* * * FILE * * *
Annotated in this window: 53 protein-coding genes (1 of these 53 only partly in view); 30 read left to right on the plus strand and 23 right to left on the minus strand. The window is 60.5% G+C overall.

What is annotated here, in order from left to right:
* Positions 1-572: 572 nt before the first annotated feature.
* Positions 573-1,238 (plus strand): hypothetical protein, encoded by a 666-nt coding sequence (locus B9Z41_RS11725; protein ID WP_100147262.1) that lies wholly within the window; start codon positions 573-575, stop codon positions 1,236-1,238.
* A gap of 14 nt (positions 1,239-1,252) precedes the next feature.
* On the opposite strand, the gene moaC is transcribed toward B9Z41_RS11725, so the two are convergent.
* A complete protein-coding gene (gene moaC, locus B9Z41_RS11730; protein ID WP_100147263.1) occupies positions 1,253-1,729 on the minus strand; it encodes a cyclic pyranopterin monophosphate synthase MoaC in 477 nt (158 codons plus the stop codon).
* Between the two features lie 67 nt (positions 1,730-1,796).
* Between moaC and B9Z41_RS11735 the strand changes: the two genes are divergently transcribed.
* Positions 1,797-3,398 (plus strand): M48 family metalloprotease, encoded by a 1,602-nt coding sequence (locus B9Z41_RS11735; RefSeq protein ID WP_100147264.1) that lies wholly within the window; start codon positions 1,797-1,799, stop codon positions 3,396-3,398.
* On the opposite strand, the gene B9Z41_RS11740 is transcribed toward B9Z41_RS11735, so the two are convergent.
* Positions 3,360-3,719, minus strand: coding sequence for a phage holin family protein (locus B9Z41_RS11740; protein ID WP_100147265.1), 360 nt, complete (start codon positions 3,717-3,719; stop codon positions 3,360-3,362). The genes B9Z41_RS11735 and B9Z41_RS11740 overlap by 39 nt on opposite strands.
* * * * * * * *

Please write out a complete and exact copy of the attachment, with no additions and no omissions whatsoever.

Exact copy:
Annotated in this window: 53 protein-coding genes (1 of these 53 only partly in view); 30 read left to right on the plus strand and 23 right to left on the minus strand. The window is 60.5% G+C overall.

What is annotated here, in order from left to right:
* Positions 1-572: 572 nt before the first annotated feature.
* Positions 573-1,238 (plus strand): hypothetical protein, encoded by a 666-nt coding sequence (locus B9Z41_RS11725; protein ID WP_100147262.1) that lies wholly within the window; start codon positions 573-575, stop codon positions 1,236-1,238.
* A gap of 14 nt (positions 1,239-1,252) precedes the next feature.
* On the opposite strand, the gene moaC is transcribed toward B9Z41_RS11725, so the two are convergent.
* A complete protein-coding gene (gene moaC, locus B9Z41_RS11730; protein ID WP_100147263.1) occupies positions 1,253-1,729 on the minus strand; it encodes a cyclic pyranopterin monophosphate synthase MoaC in 477 nt (158 codons plus the stop codon).
* Between the two features lie 67 nt (positions 1,730-1,796).
* Between moaC and B9Z41_RS11735 the strand changes: the two genes are divergently transcribed.
* Positions 1,797-3,398 (plus strand): M48 family metalloprotease, encoded by a 1,602-nt coding sequence (locus B9Z41_RS11735; RefSeq protein ID WP_100147264.1) that lies wholly within the window; start codon positions 1,797-1,799, stop codon positions 3,396-3,398.
* On the opposite strand, the gene B9Z41_RS11740 is transcribed toward B9Z41_RS11735, so the two are convergent.
* Positions 3,360-3,719, minus strand: coding sequence for a phage holin family protein (locus B9Z41_RS11740; protein ID WP_100147265.1), 360 nt, complete (start codon positions 3,717-3,719; stop codon positions 3,360-3,362). The genes B9Z41_RS11735 and B9Z41_RS11740 overlap by 39 nt on opposite strands.